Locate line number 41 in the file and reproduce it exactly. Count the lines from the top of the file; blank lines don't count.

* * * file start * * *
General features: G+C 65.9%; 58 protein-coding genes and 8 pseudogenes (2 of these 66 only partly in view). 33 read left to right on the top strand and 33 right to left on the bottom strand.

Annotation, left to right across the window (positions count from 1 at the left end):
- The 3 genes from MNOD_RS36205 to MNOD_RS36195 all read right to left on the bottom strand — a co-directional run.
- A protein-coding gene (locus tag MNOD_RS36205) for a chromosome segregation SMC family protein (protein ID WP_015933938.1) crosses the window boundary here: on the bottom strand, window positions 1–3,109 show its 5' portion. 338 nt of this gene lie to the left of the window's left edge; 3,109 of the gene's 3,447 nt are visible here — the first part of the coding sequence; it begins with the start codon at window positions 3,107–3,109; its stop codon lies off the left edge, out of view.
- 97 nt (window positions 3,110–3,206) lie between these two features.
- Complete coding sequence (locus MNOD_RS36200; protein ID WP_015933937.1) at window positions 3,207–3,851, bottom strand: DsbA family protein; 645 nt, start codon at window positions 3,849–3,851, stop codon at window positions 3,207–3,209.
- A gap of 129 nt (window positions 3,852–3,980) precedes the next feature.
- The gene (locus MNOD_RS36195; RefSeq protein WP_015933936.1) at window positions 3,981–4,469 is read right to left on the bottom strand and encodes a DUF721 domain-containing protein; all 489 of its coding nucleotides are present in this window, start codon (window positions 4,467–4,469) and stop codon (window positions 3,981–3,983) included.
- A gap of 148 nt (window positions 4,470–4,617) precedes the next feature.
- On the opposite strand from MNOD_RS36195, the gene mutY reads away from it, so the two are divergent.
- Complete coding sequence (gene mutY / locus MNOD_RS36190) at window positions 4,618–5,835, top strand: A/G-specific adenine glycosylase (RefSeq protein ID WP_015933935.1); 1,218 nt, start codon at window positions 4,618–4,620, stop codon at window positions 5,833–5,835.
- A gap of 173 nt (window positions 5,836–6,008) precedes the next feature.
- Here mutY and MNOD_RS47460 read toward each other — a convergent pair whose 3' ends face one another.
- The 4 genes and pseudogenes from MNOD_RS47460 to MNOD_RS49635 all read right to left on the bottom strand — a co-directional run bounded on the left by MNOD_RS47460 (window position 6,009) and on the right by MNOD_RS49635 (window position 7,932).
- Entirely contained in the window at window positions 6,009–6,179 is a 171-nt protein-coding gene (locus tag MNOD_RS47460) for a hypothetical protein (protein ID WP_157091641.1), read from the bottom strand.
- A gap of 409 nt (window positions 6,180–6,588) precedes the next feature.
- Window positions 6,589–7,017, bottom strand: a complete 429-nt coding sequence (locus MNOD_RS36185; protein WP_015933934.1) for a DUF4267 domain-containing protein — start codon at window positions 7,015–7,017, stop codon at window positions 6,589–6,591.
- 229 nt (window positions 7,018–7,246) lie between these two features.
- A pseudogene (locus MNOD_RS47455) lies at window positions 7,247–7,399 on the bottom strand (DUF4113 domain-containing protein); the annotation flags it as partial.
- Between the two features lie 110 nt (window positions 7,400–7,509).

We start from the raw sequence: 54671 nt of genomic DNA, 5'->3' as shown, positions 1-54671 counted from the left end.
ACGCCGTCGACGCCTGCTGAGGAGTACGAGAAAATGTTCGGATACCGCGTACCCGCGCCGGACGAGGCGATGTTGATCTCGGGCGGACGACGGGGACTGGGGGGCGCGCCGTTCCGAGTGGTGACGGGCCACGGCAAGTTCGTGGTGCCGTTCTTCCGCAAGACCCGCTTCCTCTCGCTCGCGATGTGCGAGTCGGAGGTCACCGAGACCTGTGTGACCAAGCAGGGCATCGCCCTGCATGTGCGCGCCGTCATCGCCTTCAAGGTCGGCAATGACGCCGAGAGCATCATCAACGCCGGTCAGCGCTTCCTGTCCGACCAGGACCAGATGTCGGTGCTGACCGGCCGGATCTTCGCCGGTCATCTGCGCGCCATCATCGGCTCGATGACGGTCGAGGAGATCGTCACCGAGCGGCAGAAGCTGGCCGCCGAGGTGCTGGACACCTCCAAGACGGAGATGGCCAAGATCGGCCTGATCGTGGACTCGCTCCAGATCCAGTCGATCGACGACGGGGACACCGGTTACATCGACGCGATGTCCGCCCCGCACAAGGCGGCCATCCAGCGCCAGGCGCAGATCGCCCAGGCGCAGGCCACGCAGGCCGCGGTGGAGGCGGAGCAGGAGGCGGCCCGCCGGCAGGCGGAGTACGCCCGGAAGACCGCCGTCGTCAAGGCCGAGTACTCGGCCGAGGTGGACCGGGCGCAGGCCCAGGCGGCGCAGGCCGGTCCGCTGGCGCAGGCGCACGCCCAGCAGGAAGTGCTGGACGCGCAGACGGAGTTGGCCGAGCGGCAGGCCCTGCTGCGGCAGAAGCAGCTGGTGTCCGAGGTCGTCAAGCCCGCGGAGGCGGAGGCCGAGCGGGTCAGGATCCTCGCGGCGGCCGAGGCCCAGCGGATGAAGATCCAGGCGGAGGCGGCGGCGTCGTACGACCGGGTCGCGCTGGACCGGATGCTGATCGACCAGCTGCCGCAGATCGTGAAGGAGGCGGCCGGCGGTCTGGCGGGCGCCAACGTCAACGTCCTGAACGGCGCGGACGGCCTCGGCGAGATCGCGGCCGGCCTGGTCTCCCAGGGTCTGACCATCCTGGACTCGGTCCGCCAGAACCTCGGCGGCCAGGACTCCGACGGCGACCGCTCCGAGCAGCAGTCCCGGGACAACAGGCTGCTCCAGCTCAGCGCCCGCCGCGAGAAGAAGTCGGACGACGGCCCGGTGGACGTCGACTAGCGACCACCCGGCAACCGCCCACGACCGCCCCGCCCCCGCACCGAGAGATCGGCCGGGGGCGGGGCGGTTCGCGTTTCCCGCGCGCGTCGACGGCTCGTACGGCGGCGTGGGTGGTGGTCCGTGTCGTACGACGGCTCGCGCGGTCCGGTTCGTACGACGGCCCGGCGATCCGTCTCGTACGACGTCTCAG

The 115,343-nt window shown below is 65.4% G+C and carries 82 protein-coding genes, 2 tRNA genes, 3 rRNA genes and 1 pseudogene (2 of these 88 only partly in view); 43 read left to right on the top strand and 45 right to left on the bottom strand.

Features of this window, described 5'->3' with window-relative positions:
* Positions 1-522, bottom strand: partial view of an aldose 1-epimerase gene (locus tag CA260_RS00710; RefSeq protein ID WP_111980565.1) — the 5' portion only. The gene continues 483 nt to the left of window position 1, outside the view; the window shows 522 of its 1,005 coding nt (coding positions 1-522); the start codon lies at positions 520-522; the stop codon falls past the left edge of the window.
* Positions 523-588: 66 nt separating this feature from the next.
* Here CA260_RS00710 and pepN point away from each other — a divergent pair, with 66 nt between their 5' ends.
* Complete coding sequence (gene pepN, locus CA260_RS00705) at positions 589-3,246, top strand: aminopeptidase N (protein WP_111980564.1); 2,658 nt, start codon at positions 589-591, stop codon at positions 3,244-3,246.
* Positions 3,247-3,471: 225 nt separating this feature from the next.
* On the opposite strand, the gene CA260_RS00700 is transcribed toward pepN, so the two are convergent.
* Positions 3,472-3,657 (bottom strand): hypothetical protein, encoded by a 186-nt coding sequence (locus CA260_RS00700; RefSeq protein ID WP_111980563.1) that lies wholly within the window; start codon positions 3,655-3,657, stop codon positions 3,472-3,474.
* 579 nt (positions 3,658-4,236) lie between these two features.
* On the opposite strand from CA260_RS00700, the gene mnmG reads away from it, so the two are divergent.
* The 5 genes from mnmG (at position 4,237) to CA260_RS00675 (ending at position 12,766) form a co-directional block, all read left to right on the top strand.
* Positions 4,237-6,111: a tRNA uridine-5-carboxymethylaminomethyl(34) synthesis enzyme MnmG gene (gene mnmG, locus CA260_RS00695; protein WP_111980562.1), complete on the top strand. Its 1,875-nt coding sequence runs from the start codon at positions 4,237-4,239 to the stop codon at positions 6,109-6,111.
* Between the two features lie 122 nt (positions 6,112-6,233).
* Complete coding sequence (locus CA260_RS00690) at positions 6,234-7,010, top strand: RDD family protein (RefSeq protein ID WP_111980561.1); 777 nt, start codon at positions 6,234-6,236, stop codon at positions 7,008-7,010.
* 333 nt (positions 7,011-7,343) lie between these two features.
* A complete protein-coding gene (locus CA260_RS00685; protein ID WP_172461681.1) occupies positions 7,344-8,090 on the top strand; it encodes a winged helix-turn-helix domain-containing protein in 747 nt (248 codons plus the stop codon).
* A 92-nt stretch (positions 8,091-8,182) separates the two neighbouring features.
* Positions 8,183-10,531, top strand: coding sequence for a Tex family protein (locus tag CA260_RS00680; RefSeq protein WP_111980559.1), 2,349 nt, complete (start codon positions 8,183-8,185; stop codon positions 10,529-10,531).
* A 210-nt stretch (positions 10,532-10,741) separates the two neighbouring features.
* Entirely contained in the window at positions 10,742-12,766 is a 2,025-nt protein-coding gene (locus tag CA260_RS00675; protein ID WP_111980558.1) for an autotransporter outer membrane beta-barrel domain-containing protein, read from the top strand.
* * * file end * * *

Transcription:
* Positions 8,183-10,531, top strand: coding sequence for a Tex family protein (locus tag CA260_RS00680; RefSeq protein WP_111980559.1), 2,349 nt, complete (start codon positions 8,183-8,185; stop codon positions 10,529-10,531).